Peabody Energy is an active global mining company, creating a variety of Australian mining jobs with mining operations†across Queensland and New South Wales.
They are looking at lifting coal mining output at its Australian mines to around 37 million tonnes in 2014. In the process consolidating its mining costs and streamlining its mining job obligations in terms of contractors.
The financial year of 2013 was tough for Peabody as it battled cost reductions and lower coal prices, production delays and industrial action.
In 2013, US based Peabody dug up 34.9 million tons of coal from Australian mining operations, split between 15.9 million tons of coking coal and 11.4 million tons of thermal coal.
Australian mining operation produced a revenue for Peabody of $US2.9 billion for the year, however revenues per tonne fell around 22 per cent but the 6 per cent rise in shipment volumes provided an off-set.
In the year, the gross profit of its Australian operations, totalled $US316.6 million, with lower prices costing the mining company $US700 million, again this was partly offset by 4 per cent cost reduction.
Mining in Australia has its challenges for any mining company, and Peabody were certainly not the exception as it battled fierce competition in the market place. One of the operational issues Peabody faced was a $US100 million kick in the wallet from delays in commissioning a longwall at its North Goonyella mine in northern Queensland.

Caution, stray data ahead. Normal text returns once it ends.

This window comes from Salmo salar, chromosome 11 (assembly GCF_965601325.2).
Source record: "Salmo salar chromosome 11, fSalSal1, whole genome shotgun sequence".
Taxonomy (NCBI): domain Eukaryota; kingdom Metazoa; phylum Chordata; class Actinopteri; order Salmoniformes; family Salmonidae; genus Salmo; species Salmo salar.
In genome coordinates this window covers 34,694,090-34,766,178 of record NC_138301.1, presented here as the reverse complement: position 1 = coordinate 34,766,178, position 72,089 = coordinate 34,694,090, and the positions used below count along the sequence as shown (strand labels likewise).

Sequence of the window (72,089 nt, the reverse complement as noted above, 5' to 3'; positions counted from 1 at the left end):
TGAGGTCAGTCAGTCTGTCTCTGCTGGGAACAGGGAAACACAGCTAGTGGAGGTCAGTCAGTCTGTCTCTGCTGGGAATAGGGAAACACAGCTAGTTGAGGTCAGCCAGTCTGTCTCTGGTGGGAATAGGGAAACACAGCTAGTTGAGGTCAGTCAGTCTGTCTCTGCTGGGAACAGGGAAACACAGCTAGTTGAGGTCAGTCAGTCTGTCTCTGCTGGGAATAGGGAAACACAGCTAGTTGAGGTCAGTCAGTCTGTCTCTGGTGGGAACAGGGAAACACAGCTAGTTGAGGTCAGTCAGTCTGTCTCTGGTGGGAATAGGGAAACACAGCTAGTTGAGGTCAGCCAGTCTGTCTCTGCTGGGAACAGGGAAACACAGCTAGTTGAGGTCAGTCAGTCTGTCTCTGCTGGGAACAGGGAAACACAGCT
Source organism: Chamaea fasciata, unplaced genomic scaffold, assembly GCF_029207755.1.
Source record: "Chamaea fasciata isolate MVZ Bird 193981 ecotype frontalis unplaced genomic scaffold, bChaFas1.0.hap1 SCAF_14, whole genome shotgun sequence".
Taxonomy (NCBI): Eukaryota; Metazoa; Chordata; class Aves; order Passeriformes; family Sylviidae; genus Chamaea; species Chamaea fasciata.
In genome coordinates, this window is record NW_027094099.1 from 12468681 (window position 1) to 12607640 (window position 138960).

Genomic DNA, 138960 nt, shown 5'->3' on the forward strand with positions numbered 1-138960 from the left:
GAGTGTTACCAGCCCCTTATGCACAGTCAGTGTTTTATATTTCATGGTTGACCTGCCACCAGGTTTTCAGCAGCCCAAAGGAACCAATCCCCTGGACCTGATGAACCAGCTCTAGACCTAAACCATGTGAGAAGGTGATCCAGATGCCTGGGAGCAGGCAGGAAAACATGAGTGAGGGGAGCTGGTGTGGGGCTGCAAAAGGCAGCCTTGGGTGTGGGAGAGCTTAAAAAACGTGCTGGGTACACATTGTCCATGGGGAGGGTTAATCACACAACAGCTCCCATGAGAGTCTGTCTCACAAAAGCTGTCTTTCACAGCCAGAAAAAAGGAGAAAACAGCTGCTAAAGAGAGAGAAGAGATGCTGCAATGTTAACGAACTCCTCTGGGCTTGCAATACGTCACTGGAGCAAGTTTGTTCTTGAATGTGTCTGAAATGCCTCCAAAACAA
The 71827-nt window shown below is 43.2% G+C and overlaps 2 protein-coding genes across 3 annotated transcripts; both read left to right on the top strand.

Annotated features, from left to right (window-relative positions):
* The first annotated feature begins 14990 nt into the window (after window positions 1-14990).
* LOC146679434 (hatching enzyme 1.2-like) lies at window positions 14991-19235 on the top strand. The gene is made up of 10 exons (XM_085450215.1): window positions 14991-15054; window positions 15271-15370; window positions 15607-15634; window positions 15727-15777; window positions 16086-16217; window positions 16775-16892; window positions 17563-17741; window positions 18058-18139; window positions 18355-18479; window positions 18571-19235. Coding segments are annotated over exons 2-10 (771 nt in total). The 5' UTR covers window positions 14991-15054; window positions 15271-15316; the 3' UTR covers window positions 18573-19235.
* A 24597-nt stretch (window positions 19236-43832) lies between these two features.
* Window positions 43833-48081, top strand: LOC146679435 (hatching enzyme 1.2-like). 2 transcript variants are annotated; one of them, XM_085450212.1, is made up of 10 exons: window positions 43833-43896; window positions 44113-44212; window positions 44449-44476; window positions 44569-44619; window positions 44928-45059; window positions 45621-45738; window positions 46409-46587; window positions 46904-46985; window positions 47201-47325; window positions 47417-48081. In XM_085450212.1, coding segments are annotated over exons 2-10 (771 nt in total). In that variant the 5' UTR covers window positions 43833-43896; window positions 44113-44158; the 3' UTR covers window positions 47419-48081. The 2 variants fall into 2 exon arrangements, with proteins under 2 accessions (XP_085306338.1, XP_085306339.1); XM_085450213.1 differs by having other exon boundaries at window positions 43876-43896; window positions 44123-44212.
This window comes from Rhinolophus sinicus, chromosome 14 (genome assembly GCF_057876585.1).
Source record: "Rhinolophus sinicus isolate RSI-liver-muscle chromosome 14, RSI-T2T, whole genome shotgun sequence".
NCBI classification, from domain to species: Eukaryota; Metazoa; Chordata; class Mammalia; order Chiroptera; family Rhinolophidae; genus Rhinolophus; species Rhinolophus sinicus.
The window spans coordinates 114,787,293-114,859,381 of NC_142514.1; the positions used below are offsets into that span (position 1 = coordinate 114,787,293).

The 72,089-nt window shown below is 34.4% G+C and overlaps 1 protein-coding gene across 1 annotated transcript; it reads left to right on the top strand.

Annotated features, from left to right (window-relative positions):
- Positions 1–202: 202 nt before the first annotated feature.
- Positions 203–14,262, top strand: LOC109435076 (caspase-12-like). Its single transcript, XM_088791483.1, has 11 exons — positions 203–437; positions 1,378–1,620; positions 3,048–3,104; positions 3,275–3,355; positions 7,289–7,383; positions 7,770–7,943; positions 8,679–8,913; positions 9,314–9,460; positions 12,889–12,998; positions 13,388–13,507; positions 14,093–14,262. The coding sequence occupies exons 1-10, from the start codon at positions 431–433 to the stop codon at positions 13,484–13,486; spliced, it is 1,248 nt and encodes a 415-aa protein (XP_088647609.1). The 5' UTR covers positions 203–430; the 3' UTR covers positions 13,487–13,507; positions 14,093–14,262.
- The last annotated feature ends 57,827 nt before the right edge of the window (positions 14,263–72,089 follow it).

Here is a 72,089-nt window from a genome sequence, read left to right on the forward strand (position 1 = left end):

For 2014, Peabody said production from its Australian mines will run at about 35-37 million tonnes, and it expects to see greater improvements from operations at its North Goonyella mine by the second quarter of 2-14. The mining company has also taken to reducing costs by using internally managed operations which accounts for over 90 per cent of its local coal mining output.
As a result of the tightening of its costs, Peabody is expected its cash cost in terms of extraction and delivery would be somewhere in the region of the low to mid $US70 a tonne mark.
The heat turned on pressure on Australian coal export prices in 2013 owing to a 25 million tonne surge in coking coal exports which was mainly due to mining companies shipping to avoid penalties on take-or-pay shipment contracts.
In terms of a 2014 coal production outlook, Peabody said it expects to see slower growth in thermal coal exports which could ease the pressure on prices.
Mining Jobs with Peabody Energy
In terms of jobs in mining with Peabody Energy, the opportunities are ever present and requires a little bit of research in order to find where the mining jobs are with the global mining company.
For new starters, tradespeople or qualified professionals† looking to target Peabody Energy in terms of mining employment, here are a few tips to help get off the starting blocks.
- Do your in-depth research starting with the Peabody Energy website at www.peabodyenergy.com.au
- Read the mining company’s press releases, as they are often a good source of mining jobs information. You will find clues and hints as to where their mining operations are, as well as gain insights into future mining operations and exploration.
- Sign up for mining jobs updates via email from the ‘news’ page section of the website and get job alerts as they are posted.